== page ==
from Peter Radford
A couple of days ago I complained about the misrepresentation of Federal spending under Obama. It hasn’t risen anywhere near as much as some folks say it has. Indeed it has been under control since that first burst during the heat of crisis.
That drew the ire of one or two of you who complained that the real issue is not the budget, but the economy and its chronic under performance.
I look at this chart and wonder why our fearless leaders don’t see what’s missing:
Because it’s pretty obvious to me.
The economy is blundering along well below its potential. Every moment that it continues that way we are leaving money on the table. That’s iPods we didn’t buy. Or schools we didn’t build. Or bridges, railways, and roads left in disrepair. Or jobs not created. Or wages not paid. It is even profits not made.
Whichever of these you focus on, and no matter what your political persuasion there has to be something on that list you wanted to see happen, the sad fact is that we have foregone a lot.
More to the point we won’t get it back. That gap between the bottom red line and the top blue line in the chart is the gap between what wealth we created – the red line – and what wealth we could have created – the blue line – had the economy tracked its historic path.
Look back in time on the chart. In each recession – they’re the grey patches – you can see the economy drop below its potential. Subsequently you see the gap close and we return to normal. Once or twice, especially in the latter Clinton years, the economy breaks above its potential and creates wealth at a pace that is not sustainable given our resources and productivity.
It is that yawning gap in recent years we need to look at. The loss is immense. The Congressional Budget Office calculates the loss to have been in the region of $7 trillion. Or at least it will be by the time we finally get back on track, which the CBO suggests is a few years off.
Now think of it this way: $7 trillion is a lot of cash. It would a great big pile were we ever to come across it. It would be unavoidable. We all can think of plenty of things we would like to do with it. So why aren’t we hell bent on finding and getting it back?
Because we can’t agree on how to go about the task.
In my opinion there’s only one sure way to get our money back. We need to stimulate demand. That would shift the red line upwards. But our private industry and households are busy digging out from the crisis. That’s why the red line collapsed. It was a private sector crisis. Businesses fired people. Households saved money instead of buying things. And that withdrawal of spending made business more worried, less profitable, and thus needing to cut more jobs. We fell into a vicious downward spiral where each step was sensible from a personal perspective, but destructive when we added it all up.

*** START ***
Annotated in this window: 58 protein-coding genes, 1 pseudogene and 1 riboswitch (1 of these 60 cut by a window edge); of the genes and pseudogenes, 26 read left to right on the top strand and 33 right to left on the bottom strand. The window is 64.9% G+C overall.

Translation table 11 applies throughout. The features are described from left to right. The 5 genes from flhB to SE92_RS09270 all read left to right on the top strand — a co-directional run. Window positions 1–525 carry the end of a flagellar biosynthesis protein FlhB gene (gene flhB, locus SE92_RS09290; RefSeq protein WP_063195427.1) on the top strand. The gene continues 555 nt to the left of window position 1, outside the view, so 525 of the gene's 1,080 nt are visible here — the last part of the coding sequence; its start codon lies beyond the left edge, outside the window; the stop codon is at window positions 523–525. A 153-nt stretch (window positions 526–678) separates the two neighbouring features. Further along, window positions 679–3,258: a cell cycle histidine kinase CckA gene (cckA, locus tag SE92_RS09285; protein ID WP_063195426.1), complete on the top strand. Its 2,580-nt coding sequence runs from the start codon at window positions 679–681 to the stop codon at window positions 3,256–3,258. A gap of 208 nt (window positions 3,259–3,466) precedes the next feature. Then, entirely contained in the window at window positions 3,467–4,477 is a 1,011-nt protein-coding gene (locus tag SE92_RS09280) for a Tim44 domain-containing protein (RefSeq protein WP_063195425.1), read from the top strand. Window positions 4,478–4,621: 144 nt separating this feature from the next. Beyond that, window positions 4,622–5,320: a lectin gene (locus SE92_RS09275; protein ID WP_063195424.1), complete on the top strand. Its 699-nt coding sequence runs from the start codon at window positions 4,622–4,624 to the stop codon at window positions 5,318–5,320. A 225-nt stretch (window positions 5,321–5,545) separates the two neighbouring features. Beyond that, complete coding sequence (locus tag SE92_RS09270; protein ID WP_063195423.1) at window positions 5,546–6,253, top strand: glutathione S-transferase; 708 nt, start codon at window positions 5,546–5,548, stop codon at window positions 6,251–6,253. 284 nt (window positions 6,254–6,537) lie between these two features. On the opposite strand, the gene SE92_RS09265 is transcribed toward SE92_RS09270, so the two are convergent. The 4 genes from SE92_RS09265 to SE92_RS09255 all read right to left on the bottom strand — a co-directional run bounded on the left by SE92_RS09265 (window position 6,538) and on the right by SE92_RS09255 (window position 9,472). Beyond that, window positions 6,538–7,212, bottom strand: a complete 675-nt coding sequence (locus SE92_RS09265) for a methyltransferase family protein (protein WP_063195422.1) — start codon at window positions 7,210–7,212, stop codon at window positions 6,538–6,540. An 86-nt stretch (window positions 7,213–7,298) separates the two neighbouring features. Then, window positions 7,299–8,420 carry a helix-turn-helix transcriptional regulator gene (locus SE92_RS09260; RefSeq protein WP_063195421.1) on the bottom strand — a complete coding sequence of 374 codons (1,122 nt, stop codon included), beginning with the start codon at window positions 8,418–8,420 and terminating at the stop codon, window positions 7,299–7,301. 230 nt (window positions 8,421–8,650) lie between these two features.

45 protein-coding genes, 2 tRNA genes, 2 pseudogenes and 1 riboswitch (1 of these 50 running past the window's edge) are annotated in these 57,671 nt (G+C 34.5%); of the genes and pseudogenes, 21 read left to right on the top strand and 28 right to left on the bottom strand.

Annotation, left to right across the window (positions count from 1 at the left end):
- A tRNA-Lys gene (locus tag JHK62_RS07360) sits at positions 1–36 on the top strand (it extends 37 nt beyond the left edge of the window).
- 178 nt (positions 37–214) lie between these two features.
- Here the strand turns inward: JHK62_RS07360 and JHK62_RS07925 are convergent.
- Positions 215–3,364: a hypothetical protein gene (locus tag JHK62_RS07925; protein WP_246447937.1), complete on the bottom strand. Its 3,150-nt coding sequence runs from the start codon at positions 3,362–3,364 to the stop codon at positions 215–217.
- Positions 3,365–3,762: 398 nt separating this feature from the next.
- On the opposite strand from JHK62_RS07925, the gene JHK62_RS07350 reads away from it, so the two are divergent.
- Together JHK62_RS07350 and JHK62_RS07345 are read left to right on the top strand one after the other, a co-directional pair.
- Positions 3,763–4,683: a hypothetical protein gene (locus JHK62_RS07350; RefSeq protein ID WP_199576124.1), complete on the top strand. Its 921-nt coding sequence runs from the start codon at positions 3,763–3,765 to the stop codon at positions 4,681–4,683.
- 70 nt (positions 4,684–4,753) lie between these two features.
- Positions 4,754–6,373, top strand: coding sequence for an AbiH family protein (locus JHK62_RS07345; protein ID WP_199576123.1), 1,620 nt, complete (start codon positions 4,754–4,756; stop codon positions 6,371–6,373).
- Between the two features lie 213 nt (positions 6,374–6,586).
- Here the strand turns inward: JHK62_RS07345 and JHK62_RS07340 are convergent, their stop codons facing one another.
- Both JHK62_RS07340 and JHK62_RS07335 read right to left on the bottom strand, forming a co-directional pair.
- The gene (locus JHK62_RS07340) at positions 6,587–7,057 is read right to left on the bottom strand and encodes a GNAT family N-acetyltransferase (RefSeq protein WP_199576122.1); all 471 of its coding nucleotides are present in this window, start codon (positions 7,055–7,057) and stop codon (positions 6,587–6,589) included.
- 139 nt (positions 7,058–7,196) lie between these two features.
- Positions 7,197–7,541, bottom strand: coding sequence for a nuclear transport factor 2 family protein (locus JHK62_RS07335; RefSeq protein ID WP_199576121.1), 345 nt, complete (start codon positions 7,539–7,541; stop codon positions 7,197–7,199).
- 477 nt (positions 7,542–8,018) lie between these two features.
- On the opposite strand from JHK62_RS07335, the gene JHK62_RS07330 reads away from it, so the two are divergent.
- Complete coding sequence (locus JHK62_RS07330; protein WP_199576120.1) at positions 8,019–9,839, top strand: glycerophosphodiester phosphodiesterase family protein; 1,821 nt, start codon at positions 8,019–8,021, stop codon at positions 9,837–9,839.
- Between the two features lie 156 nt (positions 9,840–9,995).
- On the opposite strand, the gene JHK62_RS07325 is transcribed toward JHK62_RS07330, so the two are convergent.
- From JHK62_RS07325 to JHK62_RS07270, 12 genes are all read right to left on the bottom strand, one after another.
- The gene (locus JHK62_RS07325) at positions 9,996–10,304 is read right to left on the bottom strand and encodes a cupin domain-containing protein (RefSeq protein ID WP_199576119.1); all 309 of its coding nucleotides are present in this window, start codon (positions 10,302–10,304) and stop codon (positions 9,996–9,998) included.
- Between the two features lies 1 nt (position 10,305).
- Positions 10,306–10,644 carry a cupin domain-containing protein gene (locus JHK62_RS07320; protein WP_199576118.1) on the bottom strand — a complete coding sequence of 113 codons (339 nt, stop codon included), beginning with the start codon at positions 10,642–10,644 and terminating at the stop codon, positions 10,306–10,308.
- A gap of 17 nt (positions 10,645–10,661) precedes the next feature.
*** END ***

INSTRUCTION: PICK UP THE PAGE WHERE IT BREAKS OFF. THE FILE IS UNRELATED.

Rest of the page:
The result was that the economy dropped way below its potential. And it got stuck there because of the self-fulfilling nature of the cause.
The only way out was for the government to fill the gap temporarily by spending more. That’s what a stimulus does. It provides spending – and thus keeps that red line up – whilst the private sector gets its house in order.
There are a lot of people who disagree. They argue we need less government spending and more incentive for private businesses to invest and ‘create jobs’.
Think about that in terms of the chart.
Less government spending would move the red line lower. It would make the gap bigger. And more investment would add to potential. It would drive the blue line higher. That would also make the gap larger. Tinkering with the supply side is a fool’s game. It sounds great until you look at what effect it will have. None. In fact it will make matter worse.
No business worth its salt will invest heavily in the face of weak demand. Throwing all the incentives in the world won’t alter that. Think in terms of all the cash sitting on big business balance sheets right now. Profits and cash hoards at near all time highs. Business is wallowing in cash it doesn’t want to spend. Why? Because there’s no one willing to buy more. Wages are flat. Unemployment still lingers way too high. People are still worried about the immediate future.
Right now the only sector of our economy that has both the ability and the opportunity to help fill that gap is the Federal government. It needs to add to its deficit in order to succeed.
Which is why I keep arguing we don’t have a deficit or debt problem. To focus on those is to focus on symptoms not the disease. Our problem is a lack of demand. Crank that up and those symptoms subside of their own accord.
This is not magic. Nor is it a government take over of the economy. It is simply our only way of propping up activity until the private sector gets back on track. The sooner we can close that gap, the better off we will all be.
Or, of course, we can continue to shoot ourselves in the foot. The gap will only get bigger if we keep this up.
In which case that lost $7 trillion may seem like the good old days.